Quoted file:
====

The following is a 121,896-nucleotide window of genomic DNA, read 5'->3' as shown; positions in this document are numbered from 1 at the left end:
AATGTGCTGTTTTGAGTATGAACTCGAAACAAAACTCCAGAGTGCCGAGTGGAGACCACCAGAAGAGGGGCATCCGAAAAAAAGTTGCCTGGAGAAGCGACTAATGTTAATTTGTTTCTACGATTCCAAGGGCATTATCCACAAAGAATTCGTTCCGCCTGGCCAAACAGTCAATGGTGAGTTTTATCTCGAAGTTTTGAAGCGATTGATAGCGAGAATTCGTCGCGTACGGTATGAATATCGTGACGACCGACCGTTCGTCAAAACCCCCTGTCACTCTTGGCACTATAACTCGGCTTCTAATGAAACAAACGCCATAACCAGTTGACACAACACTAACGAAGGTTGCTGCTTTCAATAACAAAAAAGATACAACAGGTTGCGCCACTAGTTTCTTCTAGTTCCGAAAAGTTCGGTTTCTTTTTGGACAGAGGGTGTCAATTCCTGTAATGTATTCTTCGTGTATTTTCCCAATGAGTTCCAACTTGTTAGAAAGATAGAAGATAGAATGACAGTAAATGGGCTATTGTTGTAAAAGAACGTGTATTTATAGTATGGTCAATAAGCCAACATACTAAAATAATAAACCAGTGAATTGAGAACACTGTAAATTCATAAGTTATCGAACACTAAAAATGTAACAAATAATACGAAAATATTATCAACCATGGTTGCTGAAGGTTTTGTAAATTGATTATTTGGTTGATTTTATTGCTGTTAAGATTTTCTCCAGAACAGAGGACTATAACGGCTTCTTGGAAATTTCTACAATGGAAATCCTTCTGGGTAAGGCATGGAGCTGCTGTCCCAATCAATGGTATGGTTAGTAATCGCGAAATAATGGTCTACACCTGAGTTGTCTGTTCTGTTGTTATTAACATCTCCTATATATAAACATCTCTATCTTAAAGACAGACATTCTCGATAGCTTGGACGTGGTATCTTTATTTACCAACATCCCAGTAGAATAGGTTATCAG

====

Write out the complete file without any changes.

The following is a 121,896-nucleotide window of genomic DNA, read 5'->3' as shown; positions in this document are numbered from 1 at the left end:
AATGTGCTGTTTTGAGTATGAACTCGAAACAAAACTCCAGAGTGCCGAGTGGAGACCACCAGAAGAGGGGCATCCGAAAAAAAGTTGCCTGGAGAAGCGACTAATGTTAATTTGTTTCTACGATTCCAAGGGCATTATCCACAAAGAATTCGTTCCGCCTGGCCAAACAGTCAATGGTGAGTTTTATCTCGAAGTTTTGAAGCGATTGATAGCGAGAATTCGTCGCGTACGGTATGAATATCGTGACGACCGACCGTTCGTCAAAACCCCCTGTCACTCTTGGCACTATAACTCGGCTTCTAATGAAACAAACGCCATAACCAGTTGACACAACACTAACGAAGGTTGCTGCTTTCAATAACAAAAAAGATACAACAGGTTGCGCCACTAGTTTCTTCTAGTTCCGAAAAGTTCGGTTTCTTTTTGGACAGAGGGTGTCAATTCCTGTAATGTATTCTTCGTGTATTTTCCCAATGAGTTCCAACTTGTTAGAAAGATAGAAGATAGAATGACAGTAAATGGGCTATTGTTGTAAAAGAACGTGTATTTATAGTATGGTCAATAAGCCAACATACTAAAATAATAAACCAGTGAATTGAGAACACTGTAAATTCATAAGTTATCGAACACTAAAAATGTAACAAATAATACGAAAATATTATCAACCATGGTTGCTGAAGGTTTTGTAAATTGATTATTTGGTTGATTTTATTGCTGTTAAGATTTTCTCCAGAACAGAGGACTATAACGGCTTCTTGGAAATTTCTACAATGGAAATCCTTCTGGGTAAGGCATGGAGCTGCTGTCCCAATCAATGGTATGGTTAGTAATCGCGAAATAATGGTCTACACCTGAGTTGTCTGTTCTGTTGTTATTAACATCTCCTATATATAAACATCTCTATCTTAAAGACAGACATTCTCGATAGCTTGGACGTGGTATCTTTATTTACCAACATCCCAGTAGAATAGGTTATCAG